An ear and eye fest

Judith Palmer finds out what's hot this summer. This week it's elephant dung, musical brains and exotic drums.

* Monkey business "The first thing the children always notice is that the paintings aren't hanging on the wall, which allows them to feel close to the work and connect with it at their level," says arts educator Julia Russell, who has been running schools workshops at Freedom One Day, the outstanding exhibition of new paintings by Turner Prize-winning artist Chris Ofili at the Victoria Miro gallery in north London.

The entire upper room is taken up by 13 paintings of identical monkeys, which smile enigmatically, tails looping over their heads, while they seem to play with a cup and ball. Each monkey (mono in Spanish) is a different colour - mono turquesa, mono rosa, mono blanco - its name spelled out in tiny beads on the clods of elephant dung on which the canvases rest. Peering through the layers behind the turbaned monkey, into the swirling background of twining foliage, the viewer is so entranced by the detail that the broader picture is at first elusive - you're at the Last Supper, each apostle raising a chalice and host. This is a feast of colour and light, rich with layers of meaning. Until August 3. Tel: 020 7336 8109;

* Music in mind

The Musical Brain, a public forum at the Royal Institution, London, earlier this month, brought together international experts in infant psychology, music education and neuroscience, to share findings about the relationship between music and brain function. Presentations included music's ability to relieve pain and restore brain function in stroke patients, how infants learn pitch and tone, and the latest arguments in the debate over whether Mozart can enhance childhood learning. Catch them on www.rigb.orgmusicalbrain.

* Pick up sticks

London's Royal Festival Hall's drumming and percussion festival, Rhythmsticks, ends with performances from Trilok Gurtu (tonight), Mory Kante (July 20), and Turkish percussionist Burhan Ocal, who teams up with London dance outfit Oojami (July 20) to perform tracks from Bellydance Breakbeats, a frenzied fusion of underground trance music, traditional instruments, and male belly-dancing. Family workshops offer the chance to try Japanese taiko drumming, Jewish poyk, and other percussion styles. Also at the Festival Hall, A Dancing Dog's Breakfast (July 24), is a one-off performance of contemporary dance works with music by the gloriously eclectic Errollyn Wallen. Tel: 020 7960 4242;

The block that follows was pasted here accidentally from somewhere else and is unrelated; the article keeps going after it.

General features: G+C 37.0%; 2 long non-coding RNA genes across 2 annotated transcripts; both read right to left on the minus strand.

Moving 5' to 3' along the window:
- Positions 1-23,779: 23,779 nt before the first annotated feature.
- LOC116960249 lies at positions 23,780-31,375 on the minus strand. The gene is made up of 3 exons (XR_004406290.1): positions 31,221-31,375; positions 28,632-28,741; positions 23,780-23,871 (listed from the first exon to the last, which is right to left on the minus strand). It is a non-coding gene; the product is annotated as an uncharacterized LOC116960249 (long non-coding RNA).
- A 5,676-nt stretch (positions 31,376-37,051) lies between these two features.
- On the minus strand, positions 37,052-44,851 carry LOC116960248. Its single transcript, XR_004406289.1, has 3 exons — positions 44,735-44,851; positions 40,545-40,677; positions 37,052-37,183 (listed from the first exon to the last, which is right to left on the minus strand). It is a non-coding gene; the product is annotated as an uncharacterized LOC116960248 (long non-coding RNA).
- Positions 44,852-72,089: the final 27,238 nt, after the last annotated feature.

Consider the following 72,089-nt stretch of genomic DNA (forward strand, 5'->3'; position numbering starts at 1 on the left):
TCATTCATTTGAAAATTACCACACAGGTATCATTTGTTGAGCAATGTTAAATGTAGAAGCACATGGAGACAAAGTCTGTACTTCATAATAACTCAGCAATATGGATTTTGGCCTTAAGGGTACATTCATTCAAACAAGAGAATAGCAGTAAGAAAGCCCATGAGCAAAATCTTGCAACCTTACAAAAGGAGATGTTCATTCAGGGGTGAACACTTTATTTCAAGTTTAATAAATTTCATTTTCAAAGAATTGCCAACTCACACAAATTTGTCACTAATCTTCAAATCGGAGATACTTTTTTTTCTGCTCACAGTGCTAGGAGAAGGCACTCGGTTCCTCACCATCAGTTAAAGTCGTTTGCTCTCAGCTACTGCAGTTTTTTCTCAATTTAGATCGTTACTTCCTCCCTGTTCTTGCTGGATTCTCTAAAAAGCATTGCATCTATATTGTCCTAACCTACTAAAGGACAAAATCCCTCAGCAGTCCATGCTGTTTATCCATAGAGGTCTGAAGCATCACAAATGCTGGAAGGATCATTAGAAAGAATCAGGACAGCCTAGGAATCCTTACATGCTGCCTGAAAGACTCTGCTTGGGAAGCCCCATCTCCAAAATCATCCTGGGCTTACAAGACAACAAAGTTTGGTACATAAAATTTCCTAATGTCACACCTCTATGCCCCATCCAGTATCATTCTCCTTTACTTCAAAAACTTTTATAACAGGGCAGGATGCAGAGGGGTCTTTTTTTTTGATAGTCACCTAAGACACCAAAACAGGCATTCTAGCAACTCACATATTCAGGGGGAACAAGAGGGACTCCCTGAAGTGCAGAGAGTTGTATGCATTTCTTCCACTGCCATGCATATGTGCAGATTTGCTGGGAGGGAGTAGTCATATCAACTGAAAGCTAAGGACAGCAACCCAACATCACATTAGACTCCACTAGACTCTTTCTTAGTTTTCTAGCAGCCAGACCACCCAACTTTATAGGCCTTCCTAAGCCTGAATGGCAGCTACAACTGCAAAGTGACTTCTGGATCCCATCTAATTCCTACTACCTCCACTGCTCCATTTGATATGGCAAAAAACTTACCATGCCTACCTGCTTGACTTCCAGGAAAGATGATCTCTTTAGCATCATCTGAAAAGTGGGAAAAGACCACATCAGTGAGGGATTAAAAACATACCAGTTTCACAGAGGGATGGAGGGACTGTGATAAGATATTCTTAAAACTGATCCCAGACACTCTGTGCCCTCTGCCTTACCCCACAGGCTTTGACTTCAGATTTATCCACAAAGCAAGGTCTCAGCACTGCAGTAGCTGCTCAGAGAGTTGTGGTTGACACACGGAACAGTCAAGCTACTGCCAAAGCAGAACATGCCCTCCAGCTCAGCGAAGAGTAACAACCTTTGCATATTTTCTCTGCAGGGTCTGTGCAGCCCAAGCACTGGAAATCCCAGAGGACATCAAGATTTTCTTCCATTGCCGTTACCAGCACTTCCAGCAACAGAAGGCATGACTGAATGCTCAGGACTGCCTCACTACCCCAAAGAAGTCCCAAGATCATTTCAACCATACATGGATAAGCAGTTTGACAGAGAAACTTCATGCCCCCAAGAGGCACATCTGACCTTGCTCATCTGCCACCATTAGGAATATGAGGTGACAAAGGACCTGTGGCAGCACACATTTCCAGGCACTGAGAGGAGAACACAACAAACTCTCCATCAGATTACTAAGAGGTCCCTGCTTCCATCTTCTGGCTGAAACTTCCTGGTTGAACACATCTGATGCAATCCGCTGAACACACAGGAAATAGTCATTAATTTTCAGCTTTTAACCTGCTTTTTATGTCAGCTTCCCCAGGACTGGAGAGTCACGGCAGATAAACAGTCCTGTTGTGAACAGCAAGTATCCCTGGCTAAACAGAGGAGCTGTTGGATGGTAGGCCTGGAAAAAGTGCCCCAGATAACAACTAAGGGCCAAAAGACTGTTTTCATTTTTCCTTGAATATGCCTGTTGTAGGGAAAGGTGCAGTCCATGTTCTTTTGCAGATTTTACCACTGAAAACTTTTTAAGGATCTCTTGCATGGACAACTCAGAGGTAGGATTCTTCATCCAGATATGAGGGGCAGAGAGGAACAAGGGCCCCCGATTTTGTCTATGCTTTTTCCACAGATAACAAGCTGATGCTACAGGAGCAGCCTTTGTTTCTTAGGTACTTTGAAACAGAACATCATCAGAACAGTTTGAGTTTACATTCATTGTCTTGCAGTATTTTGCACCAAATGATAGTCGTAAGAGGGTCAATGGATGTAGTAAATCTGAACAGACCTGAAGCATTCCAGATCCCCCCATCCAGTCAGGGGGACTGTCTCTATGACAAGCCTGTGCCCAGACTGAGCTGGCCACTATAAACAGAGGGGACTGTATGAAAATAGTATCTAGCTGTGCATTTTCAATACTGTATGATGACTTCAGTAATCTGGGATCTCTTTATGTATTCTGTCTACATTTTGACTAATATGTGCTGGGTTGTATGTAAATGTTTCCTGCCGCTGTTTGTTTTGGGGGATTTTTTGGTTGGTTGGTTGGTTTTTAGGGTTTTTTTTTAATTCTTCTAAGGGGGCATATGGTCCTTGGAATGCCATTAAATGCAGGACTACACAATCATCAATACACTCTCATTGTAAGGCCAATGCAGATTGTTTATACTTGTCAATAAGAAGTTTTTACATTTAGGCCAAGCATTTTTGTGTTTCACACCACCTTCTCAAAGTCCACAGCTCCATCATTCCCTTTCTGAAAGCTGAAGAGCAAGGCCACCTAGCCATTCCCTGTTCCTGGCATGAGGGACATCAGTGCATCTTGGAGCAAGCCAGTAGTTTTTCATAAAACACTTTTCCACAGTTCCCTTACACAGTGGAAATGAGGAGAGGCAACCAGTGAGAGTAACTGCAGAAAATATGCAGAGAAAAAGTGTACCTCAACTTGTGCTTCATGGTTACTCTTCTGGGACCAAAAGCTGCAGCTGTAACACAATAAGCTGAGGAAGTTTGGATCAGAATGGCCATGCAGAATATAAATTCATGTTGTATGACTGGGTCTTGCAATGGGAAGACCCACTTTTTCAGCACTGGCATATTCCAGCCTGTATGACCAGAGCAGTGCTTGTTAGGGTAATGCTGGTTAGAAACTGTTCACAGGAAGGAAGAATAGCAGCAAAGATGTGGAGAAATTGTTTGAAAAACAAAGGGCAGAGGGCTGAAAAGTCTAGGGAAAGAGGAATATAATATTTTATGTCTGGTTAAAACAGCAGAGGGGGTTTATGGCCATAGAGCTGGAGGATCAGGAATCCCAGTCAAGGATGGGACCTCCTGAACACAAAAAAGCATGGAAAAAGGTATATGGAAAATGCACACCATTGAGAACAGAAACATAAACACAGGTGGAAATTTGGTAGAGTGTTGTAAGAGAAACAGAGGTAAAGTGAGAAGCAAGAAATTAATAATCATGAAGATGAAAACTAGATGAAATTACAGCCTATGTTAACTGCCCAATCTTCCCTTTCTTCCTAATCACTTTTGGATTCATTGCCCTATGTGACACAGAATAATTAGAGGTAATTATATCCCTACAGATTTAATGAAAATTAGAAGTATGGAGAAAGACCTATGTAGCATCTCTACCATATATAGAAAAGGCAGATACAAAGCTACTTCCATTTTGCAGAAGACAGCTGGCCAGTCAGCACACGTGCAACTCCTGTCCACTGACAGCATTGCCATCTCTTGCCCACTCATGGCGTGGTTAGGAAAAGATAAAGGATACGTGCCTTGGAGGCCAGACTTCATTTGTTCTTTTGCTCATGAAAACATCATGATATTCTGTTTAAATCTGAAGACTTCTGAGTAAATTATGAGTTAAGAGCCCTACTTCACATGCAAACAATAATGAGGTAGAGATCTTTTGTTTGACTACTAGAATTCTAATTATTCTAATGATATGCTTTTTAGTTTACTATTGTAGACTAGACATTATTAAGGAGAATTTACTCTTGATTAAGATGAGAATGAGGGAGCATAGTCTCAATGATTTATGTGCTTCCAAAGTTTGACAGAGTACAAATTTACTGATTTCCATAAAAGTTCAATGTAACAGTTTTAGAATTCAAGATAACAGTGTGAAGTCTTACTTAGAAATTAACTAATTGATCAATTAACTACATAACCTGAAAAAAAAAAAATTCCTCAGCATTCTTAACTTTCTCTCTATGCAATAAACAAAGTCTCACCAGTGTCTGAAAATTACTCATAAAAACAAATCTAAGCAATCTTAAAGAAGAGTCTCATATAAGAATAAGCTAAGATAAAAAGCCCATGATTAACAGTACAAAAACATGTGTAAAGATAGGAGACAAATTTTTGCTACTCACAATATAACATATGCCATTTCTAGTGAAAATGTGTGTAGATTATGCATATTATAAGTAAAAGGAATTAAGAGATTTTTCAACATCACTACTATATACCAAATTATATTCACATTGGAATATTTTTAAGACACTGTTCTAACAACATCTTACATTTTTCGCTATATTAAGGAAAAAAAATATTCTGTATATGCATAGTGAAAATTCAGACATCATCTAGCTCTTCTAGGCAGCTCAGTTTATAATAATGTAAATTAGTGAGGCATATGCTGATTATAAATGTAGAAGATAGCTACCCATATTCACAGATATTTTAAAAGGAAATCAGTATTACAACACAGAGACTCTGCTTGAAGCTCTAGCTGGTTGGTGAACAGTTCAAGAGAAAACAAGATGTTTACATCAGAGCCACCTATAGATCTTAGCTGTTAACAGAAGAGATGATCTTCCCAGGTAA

* Ladybird, Ladybird

Ladybird Books' Key Words reading scheme was devised in the early 1960s by William Murray, a Cheltenham educationist (head of Thirlestaine school for children with special educational needs). Cheltenham Art Gallery and Museum celebrates this local connection with an exhibition of original Ladybird artwork, complete with reconstructed reading corner. More than 60 original watercolours, by artists Harry Wingfield, Martin Aitchison and John Berry, are on show, including illustrations from Ladybird classics such as Gulliver's Travels and La Fontaine's Fables, and from Sunstart, the Ladybird scheme for Caribbean schools.

The illustrations reveal social change as starchy frocks and sandals give way to trainers and Chopper bikes; the People at Work series travels an unrecognisable Britain of coal mines, shipyards, car factories and branch line stations with staff. The Art of Ladybird Books runs until August 25. Tel: 01242 237431; www.

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